Track 8 Not Going Down There No More

Derailed trains

Recording and Mixing Dates: Recorded March 31-April 4, 2015. Mixed February 23, 2016.


Genesis: I came up with the tune and title refrain on October 12, 2012. Some of the verses came to me later that month while walking. There are times when the rhythm of a song matches my stride and words come more easily. The first verse is based on the oil trains that ship North Dakota and Canadian crude oil to refineries in the east. Concerns had been raised about derailments of these trains and the carnage that would result. These concerns were confirmed on July 6, 2013 in the Canadian town of Lac Megantic. A 74-car oil train rolled down a hill and exploded, decimating the town and killing 47 people.

The other verses are more open-ended.

Production: Bass guitar, drums, Dobro, acoustic guitars, banjo guitar. Thanks to Don Arney for suggesting the Dobro.



Oil train tore through this town

Blew it up burned it down

We’re all back to common ground

Not going down there no more

Not going down there no more

I’ve persevered in all I tried

Fought my way to the sunny side

Got sent back when the engine died

Not going down there no more

Not going down there no more

Some grab their blues off the rack

Got mine custom all in black

Turned some heads at the sugar shack

Not going down there no more

Not going down there no more

The dice went cold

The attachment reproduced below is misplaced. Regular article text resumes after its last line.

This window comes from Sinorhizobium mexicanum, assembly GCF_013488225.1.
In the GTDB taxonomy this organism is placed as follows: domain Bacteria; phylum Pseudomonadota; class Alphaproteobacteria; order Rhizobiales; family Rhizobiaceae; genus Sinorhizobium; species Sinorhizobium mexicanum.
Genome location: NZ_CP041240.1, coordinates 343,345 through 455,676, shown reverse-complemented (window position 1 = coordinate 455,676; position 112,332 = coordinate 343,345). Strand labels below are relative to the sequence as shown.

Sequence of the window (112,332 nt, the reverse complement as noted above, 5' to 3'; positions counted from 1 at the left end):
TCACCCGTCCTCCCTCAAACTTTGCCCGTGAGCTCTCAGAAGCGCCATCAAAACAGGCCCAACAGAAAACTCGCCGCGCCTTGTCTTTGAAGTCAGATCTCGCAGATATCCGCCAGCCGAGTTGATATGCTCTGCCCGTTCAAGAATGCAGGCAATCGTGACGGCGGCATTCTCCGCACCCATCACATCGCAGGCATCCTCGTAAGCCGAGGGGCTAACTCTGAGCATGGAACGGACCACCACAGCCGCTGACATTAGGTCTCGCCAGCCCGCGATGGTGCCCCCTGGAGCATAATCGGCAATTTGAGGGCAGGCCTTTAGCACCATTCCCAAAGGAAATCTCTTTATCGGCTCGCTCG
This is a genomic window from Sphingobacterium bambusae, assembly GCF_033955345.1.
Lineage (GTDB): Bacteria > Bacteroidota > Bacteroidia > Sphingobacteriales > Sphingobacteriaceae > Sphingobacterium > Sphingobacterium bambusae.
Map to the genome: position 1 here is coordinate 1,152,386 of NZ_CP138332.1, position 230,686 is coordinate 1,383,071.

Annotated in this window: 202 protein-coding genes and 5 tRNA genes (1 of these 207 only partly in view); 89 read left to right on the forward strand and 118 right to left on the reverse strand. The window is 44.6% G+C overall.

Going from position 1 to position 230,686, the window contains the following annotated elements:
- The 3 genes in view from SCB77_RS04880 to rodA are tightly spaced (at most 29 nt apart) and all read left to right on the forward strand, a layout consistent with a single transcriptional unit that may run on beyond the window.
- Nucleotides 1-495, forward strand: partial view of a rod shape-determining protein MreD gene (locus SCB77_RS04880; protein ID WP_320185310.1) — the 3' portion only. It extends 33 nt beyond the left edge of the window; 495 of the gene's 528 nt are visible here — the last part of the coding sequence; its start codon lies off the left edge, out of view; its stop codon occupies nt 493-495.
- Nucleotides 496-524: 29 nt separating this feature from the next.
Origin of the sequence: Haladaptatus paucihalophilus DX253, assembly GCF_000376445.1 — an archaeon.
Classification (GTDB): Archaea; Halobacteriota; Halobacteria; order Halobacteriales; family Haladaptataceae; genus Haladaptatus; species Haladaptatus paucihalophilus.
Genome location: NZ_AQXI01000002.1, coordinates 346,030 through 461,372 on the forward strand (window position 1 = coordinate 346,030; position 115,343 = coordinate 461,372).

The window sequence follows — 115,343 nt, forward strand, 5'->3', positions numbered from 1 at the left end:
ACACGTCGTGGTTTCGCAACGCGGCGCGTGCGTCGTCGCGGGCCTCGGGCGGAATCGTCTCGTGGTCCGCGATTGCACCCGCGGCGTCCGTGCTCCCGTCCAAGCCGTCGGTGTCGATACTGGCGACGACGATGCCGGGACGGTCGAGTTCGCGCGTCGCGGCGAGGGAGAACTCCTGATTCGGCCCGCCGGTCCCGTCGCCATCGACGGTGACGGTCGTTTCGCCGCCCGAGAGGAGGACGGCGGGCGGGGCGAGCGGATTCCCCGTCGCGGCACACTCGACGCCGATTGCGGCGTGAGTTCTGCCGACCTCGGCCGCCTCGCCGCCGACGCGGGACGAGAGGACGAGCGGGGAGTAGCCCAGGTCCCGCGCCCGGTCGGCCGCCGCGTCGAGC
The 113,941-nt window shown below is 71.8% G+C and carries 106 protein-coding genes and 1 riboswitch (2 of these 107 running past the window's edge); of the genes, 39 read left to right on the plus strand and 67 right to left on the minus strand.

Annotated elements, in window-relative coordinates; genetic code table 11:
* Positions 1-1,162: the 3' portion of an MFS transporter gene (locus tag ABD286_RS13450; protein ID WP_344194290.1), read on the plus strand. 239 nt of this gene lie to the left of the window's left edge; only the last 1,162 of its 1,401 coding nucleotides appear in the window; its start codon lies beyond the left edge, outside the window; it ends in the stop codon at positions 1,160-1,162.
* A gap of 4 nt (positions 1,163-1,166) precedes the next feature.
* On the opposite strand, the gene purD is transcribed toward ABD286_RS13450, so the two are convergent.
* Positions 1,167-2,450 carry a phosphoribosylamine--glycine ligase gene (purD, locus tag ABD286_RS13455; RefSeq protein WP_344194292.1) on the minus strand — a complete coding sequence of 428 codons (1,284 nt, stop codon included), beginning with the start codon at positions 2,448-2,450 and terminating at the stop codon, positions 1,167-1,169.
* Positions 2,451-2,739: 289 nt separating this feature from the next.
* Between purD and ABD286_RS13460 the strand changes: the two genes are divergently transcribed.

The deal went down

Fingers pointed all around

Pony up

Clean the slate

When knives are drawn

Time won’t wait.

Rough justice in the park

Bad assassins missed their mark

It’s all over when the screen goes dark

Not going down there no more

Not going down there no more

Whiskey-soaked, stale cigars

Star and stripes, stars and bars

Watching wounds turn into scars

Not going down there no more

Not going down there no more

Not going down there no more

Copyright 2016 Fred Grittner All Rights Reserved

Track 8 Not Going Down There No More

Track 7 Cottonwood Dreams


Recording and Mixing Dates: Recorded February 16 & 17. Mixed February 18, 2016.

Genesis: This recording is a birthday present for my wife, Theresa Lippert, who was born on February 19. Theresa has been the inspiration for many of my songs and is my biggest supporter. She loves this song, so I decided to give it a whirl this week.

Every few years the cottonwood trees in our neighborhood release their seeds in cottony strands. The wind blows them here and there, covering our yards like a dusting of snow. I jotted down the title “Cottonwood Dreams” in the early 2000s. On July 1, 2009 I found some facts about cottonwood trees on the Internet and wrote the lyrics in one sitting. I could not find music to fit the words, so six years ago yesterday I sent the lyrics to my friend Tom Ryan, asking if he could come up with a tune.

Tom stunned me when he emailed an mp3 the next day. He created an evocative melody but he also produced a beautiful arrangement that included acoustic guitar, electric guitar, banjo, and a harmony vocal. (A link to his recording can be found below.)   AND he tightened up the lyrics.